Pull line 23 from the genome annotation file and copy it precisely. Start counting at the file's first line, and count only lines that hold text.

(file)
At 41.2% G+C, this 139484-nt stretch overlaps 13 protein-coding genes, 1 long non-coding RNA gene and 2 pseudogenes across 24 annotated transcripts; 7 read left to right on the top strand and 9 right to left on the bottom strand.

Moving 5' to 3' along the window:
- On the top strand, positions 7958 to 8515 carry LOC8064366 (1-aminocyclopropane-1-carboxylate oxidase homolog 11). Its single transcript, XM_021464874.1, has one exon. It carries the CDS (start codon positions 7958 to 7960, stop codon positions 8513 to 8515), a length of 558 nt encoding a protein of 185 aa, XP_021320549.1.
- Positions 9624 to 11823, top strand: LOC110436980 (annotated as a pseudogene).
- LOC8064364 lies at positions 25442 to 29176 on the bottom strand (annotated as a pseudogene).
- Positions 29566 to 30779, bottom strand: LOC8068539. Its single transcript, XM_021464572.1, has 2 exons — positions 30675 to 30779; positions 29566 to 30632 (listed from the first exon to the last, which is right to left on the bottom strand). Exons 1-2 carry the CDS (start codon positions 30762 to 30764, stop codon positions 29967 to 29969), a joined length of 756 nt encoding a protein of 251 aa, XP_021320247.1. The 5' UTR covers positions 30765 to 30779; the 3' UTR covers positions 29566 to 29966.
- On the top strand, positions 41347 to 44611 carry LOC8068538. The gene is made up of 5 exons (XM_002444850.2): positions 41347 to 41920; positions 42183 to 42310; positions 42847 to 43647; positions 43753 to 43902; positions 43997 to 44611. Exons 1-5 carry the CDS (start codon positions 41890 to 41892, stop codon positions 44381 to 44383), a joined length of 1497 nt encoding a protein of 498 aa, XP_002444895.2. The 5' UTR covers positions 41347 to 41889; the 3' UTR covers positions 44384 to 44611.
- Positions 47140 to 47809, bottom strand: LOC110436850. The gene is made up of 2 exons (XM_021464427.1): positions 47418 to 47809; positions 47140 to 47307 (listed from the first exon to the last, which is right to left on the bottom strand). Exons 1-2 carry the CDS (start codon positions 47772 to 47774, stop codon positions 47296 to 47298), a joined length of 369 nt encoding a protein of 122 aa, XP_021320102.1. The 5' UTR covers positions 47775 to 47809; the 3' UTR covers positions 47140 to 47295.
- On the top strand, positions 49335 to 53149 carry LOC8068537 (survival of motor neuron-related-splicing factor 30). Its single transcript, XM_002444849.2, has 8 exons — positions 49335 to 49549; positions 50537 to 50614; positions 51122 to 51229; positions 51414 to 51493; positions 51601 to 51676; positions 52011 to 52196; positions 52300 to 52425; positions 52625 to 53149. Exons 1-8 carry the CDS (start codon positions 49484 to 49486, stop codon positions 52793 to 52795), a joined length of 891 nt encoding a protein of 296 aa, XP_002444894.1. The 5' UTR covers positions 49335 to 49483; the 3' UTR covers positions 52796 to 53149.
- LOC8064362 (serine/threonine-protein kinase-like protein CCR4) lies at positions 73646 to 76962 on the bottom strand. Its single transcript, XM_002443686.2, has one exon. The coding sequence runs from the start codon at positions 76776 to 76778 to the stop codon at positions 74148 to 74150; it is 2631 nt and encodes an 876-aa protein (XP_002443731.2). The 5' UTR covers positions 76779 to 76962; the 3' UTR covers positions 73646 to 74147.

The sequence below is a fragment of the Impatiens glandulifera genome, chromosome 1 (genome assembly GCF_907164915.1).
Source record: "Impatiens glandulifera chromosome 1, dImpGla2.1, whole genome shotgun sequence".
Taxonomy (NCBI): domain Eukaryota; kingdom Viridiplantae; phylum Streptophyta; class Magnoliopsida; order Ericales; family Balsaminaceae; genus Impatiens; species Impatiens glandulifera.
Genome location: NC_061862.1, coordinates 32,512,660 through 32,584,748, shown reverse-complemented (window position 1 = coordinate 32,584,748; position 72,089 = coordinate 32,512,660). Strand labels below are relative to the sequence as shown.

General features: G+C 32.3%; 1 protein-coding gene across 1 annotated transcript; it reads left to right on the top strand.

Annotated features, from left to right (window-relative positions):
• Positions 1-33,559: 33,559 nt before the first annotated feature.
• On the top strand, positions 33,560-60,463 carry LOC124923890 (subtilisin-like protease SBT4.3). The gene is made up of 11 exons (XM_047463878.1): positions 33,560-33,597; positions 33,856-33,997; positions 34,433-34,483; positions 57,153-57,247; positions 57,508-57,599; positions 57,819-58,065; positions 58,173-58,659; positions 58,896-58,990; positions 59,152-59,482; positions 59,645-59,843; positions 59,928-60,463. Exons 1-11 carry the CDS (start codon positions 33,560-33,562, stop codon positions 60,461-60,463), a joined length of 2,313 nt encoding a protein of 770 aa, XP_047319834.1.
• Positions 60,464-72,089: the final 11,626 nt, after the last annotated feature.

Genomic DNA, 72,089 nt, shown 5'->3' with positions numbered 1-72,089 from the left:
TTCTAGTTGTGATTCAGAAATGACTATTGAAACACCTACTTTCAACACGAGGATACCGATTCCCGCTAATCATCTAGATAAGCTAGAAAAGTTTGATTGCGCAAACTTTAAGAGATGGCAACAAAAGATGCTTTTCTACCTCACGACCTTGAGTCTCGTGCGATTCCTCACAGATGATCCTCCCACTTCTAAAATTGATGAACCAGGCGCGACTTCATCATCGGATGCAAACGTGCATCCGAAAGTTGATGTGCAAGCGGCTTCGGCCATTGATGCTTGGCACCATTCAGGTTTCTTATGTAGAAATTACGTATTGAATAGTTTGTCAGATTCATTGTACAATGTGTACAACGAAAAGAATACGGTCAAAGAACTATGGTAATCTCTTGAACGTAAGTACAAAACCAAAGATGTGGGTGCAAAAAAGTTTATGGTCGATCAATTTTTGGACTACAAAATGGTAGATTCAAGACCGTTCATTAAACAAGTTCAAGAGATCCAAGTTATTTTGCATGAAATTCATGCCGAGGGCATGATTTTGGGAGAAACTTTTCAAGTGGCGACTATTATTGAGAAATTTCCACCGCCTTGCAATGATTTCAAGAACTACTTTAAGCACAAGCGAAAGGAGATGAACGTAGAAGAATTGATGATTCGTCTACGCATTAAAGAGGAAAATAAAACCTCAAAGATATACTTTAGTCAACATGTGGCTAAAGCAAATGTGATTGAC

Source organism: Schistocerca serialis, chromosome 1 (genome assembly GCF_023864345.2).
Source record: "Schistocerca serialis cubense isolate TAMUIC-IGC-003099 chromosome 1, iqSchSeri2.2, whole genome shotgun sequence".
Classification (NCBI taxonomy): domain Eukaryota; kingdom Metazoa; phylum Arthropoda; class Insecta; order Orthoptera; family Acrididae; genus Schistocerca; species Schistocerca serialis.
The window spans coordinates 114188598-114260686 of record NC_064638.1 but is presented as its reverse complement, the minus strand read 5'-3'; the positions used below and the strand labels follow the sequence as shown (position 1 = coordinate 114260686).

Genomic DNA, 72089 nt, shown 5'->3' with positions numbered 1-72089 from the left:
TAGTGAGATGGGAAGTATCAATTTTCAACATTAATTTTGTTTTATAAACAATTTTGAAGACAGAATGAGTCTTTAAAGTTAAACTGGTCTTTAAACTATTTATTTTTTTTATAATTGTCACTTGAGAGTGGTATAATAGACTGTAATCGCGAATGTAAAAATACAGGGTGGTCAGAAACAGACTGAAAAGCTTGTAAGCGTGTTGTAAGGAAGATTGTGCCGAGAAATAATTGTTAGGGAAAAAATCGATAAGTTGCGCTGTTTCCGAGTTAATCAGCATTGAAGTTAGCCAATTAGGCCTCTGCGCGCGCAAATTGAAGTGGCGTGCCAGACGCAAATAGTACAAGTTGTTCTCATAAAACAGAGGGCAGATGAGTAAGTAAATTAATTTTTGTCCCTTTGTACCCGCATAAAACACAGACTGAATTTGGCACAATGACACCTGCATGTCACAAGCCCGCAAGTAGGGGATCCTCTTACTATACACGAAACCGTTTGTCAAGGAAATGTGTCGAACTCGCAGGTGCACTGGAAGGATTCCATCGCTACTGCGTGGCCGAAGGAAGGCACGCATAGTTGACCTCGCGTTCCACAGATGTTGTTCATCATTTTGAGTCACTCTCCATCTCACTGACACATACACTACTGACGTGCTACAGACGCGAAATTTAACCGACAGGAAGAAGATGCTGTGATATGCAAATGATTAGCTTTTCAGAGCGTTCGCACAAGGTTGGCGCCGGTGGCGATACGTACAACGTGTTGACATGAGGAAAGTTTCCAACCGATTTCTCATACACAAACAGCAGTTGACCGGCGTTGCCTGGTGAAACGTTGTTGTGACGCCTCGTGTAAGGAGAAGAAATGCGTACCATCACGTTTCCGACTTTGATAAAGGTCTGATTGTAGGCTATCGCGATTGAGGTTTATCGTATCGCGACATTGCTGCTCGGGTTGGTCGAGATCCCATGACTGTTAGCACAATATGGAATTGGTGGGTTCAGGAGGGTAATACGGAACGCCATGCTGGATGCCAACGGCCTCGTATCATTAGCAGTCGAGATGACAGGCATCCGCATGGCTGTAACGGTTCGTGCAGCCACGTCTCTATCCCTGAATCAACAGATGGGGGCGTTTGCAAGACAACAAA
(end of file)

Source record: "Schistocerca serialis cubense isolate TAMUIC-IGC-003099 chromosome 1, iqSchSeri2.2, whole genome shotgun sequence".